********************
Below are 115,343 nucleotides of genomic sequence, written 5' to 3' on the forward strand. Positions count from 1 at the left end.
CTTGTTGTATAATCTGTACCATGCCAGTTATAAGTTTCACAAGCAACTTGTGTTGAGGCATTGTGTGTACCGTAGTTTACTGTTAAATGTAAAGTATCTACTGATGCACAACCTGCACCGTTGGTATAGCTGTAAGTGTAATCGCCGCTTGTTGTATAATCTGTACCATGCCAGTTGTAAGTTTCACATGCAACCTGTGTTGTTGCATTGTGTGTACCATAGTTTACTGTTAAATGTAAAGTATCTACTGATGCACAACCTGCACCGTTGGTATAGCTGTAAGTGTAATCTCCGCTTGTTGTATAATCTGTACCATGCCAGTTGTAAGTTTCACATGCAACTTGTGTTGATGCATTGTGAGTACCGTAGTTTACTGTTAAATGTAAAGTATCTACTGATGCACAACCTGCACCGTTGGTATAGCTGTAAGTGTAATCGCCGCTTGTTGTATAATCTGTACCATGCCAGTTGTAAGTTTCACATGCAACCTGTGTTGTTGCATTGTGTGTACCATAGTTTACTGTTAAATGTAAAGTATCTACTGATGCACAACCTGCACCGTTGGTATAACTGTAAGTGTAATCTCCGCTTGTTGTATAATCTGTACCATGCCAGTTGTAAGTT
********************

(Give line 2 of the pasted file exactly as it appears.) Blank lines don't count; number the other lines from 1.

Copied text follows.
CTTGTTGTATAATCTGTACCATGCCAGTTATAAGTTTCACAAGCAACTTGTGTTGAGGCATTGTGTGTACCGTAGTTTACTGTTAAATGTAAAGTATCTACTGATGCACAACCTGCACCGTTGGTATAGCTGTAAGTGTAATCGCCGCTTGTTGTATAATCTGTACCATGCCAGTTGTAAGTTTCACATGCAACCTGTGTTGTTGCATTGTGTGTACCATAGTTTACTGTTAAATGTAAAGTATCTACTGATGCACAACCTGCACCGTTGGTATAGCTGTAAGTGTAATCTCCGCTTGTTGTATAATCTGTACCATGCCAGTTGTAAGTTTCACATGCAACTTGTGTTGATGCATTGTGAGTACCGTAGTTTACTGTTAAATGTAAAGTATCTACTGATGCACAACCTGCACCGTTGGTATAGCTGTAAGTGTAATCGCCGCTTGTTGTATAATCTGTACCATGCCAGTTGTAAGTTTCACATGCAACCTGTGTTGTTGCATTGTGTGTACCATAGTTTACTGTTAAATGTAAAGTATCTACTGATGCACAACCTGCACCGTTGGTATAACTGTAAGTGTAATCTCCGCTTGTTGTATAATCTGTACCATGCCAGTTGTAAGTT